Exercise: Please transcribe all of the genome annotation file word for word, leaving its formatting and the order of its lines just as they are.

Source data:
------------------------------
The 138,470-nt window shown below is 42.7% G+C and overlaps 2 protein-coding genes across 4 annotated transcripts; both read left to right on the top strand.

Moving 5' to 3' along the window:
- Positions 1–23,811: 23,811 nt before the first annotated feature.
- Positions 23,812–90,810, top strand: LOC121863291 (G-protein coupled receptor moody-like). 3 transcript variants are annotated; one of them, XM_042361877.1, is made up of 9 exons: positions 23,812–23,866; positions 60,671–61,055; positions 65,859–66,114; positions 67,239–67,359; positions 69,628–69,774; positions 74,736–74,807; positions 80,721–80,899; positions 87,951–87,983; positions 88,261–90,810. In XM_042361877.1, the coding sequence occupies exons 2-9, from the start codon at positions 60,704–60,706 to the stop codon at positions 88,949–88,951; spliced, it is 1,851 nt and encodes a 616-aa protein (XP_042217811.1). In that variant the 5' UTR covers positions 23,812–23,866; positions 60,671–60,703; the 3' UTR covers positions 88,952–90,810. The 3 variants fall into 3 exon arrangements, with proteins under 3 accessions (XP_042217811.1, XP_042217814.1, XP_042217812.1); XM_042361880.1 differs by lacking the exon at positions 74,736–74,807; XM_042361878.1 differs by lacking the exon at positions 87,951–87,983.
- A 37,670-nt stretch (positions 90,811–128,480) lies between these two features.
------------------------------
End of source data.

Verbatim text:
The 138,470-nt window shown below is 42.7% G+C and overlaps 2 protein-coding genes across 4 annotated transcripts; both read left to right on the top strand.

Moving 5' to 3' along the window:
- Positions 1–23,811: 23,811 nt before the first annotated feature.
- Positions 23,812–90,810, top strand: LOC121863291 (G-protein coupled receptor moody-like). 3 transcript variants are annotated; one of them, XM_042361877.1, is made up of 9 exons: positions 23,812–23,866; positions 60,671–61,055; positions 65,859–66,114; positions 67,239–67,359; positions 69,628–69,774; positions 74,736–74,807; positions 80,721–80,899; positions 87,951–87,983; positions 88,261–90,810. In XM_042361877.1, the coding sequence occupies exons 2-9, from the start codon at positions 60,704–60,706 to the stop codon at positions 88,949–88,951; spliced, it is 1,851 nt and encodes a 616-aa protein (XP_042217811.1). In that variant the 5' UTR covers positions 23,812–23,866; positions 60,671–60,703; the 3' UTR covers positions 88,952–90,810. The 3 variants fall into 3 exon arrangements, with proteins under 3 accessions (XP_042217811.1, XP_042217814.1, XP_042217812.1); XM_042361880.1 differs by lacking the exon at positions 74,736–74,807; XM_042361878.1 differs by lacking the exon at positions 87,951–87,983.
- A 37,670-nt stretch (positions 90,811–128,480) lies between these two features.